Protein breakthrough by Leeds University scientists could help tackle Alzheimer's

Prof Sheena Radford
Prof Sheena Radford
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An unexpected discovery of how proteins can prevent the build-up of toxic substances in the brain could lead to new treatments to slow the progression of degenerative health conditions.

University of Leeds scientists were part of an international team which studied the effect of a protein complex on the development of illnesses like Alzheimer’s and Huntington’s disease.

They discovered that the nascent polypeptide-associated complex (NAC), which has been largely unstudied, can prevent the accumulation of toxic “plaques” linked to cell degeneration.

The team, which included staff at the University of Konstanz, Germany, and Stanford University in America, are planning further work to find out if it can be used in treatments to slow the onset of progressive illnesses.

The researchers said Huntington’s and Alzheimer’s disease are linked to specific proteins which clump together over time, causing the death and deterioration of brain cells.

Professor Sheena Radford, of Leeds University’s Astbury Centre for Structural Molecular Biology, said: “We were very surprised by these findings. The results were totally unexpected.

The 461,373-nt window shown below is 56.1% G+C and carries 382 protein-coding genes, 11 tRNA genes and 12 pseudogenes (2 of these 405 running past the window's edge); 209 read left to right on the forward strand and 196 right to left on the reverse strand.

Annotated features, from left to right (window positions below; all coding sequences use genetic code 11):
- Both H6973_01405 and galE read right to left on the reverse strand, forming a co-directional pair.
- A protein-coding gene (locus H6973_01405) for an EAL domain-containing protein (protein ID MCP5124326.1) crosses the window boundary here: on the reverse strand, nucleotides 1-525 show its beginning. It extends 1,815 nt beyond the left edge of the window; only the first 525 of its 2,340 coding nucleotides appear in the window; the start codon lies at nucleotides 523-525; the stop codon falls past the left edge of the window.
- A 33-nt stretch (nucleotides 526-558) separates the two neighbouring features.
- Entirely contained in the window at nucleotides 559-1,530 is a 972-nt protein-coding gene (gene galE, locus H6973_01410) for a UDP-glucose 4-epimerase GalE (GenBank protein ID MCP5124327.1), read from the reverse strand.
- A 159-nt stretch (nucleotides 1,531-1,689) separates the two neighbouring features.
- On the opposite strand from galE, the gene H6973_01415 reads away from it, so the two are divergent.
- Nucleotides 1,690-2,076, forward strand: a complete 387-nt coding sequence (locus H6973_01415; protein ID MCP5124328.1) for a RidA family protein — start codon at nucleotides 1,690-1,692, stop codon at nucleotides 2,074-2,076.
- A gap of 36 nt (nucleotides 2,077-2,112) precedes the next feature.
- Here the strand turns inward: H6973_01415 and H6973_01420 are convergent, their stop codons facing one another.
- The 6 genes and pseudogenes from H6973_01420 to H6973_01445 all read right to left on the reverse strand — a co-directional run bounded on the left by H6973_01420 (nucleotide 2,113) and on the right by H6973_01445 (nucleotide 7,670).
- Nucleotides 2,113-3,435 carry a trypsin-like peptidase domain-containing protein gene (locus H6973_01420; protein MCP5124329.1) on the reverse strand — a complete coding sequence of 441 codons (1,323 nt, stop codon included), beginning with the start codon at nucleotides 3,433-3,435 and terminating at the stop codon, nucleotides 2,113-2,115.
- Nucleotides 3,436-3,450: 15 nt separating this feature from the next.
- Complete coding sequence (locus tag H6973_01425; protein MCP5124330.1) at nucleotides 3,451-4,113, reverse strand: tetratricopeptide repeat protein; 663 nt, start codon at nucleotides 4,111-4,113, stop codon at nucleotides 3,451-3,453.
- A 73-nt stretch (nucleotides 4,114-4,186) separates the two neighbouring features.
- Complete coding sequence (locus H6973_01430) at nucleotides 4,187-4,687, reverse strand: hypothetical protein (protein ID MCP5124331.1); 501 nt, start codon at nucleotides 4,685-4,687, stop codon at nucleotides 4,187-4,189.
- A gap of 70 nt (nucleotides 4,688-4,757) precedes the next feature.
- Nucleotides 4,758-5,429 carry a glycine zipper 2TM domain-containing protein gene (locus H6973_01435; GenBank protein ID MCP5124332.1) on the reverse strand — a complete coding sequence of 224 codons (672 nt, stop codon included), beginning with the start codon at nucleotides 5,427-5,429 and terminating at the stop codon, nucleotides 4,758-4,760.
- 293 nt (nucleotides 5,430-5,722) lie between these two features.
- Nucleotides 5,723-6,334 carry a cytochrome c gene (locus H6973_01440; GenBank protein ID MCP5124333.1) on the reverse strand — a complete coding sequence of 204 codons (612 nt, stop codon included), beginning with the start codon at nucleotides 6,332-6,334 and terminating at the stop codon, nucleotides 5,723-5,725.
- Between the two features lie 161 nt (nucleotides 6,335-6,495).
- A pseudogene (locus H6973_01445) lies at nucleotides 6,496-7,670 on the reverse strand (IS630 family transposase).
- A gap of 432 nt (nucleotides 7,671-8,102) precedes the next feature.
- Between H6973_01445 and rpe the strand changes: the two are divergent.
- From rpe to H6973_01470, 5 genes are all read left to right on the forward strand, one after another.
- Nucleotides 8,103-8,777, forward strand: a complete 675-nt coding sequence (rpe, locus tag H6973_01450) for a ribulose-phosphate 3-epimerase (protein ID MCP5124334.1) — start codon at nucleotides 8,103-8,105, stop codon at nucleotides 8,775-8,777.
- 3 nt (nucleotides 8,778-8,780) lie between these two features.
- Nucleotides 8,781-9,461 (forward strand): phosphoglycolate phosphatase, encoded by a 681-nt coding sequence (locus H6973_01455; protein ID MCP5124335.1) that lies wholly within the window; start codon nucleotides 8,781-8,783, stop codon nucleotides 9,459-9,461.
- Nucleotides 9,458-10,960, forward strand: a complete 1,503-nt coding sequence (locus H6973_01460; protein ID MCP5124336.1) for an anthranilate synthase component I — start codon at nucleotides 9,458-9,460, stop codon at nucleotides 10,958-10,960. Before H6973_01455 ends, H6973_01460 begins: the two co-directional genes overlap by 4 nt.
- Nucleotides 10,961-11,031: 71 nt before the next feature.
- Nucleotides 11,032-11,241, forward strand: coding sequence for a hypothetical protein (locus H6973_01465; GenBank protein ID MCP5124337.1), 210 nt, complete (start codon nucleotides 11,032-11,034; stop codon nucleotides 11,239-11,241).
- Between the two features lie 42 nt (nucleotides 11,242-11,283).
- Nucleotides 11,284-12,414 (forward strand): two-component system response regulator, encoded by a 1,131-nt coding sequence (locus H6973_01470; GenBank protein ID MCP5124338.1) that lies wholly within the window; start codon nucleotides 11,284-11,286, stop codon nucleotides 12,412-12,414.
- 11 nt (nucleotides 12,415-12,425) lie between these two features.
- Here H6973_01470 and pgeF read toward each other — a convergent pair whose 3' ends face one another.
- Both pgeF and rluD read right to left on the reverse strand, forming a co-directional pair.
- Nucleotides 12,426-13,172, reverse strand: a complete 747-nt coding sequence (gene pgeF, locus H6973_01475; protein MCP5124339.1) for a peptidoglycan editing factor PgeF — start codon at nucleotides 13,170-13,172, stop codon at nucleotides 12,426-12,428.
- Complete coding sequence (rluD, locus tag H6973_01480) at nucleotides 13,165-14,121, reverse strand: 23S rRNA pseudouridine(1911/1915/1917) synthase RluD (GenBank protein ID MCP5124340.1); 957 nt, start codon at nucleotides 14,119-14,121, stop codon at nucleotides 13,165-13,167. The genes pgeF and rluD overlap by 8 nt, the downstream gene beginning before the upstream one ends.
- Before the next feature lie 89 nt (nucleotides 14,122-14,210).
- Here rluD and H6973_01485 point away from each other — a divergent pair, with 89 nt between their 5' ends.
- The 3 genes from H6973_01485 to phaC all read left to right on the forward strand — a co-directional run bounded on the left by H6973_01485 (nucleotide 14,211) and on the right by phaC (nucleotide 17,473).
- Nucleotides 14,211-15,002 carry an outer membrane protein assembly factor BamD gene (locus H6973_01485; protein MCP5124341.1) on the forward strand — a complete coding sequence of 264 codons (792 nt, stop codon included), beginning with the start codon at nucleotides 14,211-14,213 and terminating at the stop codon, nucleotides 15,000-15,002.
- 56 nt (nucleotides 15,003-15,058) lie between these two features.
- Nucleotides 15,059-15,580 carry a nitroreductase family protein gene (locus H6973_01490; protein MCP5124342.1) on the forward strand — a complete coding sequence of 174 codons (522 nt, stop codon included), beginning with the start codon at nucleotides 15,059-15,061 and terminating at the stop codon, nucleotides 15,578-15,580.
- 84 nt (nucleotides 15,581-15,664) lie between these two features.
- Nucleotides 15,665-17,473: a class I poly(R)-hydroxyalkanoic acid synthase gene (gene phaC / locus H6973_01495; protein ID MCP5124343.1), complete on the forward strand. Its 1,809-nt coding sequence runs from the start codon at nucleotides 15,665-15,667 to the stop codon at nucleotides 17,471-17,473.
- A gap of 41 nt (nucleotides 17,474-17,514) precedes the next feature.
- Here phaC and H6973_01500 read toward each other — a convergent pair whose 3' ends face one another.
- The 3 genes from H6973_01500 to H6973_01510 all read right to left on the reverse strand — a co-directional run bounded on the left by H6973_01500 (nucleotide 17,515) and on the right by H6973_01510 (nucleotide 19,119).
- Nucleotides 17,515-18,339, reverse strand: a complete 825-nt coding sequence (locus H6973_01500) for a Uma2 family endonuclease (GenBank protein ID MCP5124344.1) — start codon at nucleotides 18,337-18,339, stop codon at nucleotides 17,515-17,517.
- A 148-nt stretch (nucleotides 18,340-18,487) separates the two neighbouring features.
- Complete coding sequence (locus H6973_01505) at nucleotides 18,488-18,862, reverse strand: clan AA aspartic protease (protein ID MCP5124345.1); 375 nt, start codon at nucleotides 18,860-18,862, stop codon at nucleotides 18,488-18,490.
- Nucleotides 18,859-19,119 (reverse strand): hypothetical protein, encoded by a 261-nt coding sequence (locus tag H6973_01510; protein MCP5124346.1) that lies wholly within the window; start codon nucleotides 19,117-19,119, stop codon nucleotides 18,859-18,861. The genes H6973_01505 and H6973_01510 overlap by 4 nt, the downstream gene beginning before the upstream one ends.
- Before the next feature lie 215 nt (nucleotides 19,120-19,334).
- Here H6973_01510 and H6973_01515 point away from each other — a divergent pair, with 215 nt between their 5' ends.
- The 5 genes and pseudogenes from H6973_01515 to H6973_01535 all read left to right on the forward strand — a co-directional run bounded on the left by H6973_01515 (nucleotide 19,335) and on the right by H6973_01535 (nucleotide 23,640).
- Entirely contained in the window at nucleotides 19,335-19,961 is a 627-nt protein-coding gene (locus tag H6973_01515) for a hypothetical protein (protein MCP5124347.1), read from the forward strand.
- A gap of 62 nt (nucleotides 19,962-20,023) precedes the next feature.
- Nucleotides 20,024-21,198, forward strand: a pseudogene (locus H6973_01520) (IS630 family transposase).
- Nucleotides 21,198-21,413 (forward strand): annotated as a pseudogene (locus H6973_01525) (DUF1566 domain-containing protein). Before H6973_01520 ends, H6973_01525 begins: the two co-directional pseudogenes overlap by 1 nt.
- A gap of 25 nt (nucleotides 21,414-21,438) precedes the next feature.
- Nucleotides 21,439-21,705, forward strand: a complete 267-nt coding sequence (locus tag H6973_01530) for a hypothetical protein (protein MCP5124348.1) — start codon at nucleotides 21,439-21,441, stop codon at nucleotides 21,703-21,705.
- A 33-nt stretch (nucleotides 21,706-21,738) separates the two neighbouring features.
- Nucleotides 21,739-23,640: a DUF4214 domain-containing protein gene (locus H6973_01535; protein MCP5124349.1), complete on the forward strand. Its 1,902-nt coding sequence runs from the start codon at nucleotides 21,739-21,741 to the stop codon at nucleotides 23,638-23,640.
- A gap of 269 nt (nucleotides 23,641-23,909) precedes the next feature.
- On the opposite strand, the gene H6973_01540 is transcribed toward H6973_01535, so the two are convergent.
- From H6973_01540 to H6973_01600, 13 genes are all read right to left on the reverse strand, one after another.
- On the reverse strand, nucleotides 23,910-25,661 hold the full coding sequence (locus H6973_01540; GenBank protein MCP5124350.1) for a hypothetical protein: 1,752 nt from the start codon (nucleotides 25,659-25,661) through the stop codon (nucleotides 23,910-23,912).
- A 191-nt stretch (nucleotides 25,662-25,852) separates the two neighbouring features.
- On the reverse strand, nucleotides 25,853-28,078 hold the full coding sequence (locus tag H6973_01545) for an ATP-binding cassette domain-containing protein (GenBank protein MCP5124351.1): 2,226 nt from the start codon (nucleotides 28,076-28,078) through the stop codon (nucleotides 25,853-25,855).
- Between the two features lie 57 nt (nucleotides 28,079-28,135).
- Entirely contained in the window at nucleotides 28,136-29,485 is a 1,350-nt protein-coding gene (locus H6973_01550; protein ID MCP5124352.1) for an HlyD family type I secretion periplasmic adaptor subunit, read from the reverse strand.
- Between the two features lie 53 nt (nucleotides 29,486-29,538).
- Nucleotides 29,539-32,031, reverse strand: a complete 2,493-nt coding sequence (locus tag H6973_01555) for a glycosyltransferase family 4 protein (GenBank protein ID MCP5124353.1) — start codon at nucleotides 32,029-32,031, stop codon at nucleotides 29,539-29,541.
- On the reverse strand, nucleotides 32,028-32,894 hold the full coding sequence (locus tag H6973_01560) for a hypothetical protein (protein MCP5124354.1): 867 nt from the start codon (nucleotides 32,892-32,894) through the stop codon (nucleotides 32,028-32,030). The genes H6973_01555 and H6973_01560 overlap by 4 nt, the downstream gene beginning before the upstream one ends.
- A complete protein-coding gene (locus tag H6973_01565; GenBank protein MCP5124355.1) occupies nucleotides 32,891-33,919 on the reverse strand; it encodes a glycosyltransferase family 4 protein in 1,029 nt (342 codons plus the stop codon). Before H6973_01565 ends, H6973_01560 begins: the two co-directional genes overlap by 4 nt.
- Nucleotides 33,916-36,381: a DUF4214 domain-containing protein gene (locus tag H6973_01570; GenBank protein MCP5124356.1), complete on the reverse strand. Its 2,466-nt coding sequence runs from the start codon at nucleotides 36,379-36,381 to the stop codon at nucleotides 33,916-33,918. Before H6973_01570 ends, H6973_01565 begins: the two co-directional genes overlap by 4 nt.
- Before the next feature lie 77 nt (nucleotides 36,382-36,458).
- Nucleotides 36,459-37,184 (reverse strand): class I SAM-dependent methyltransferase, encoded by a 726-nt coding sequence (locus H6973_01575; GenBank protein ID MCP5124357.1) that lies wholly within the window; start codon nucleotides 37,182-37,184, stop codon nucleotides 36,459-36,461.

“By understanding the mechanism of how NAC works, we are a step closer to developing a molecule that could slow or even prevent degenerative diseases.”

The research, published in the journal Molecular Cell, looked into how NAC acts as a “chaperone” by spotting the proteins responsible for toxic build-ups.

Elke Deuerling, Professor for Molecular Microbiology at the University of Konstanz, said: “What is so fascinating about this is that NAC can recognise different types of aggregation-prone proteins and prevent them from aggregating. NAC is a very abundant cellular protein and seems to be involved in many processes that maintain cell fitness, health and functionality.

“We believe it to be one of the most important chaperones in the cell.”

The research was funded by the Human Frontier in Science Program, the Wellcome Trust, the European Research Council and the German Science Foundation.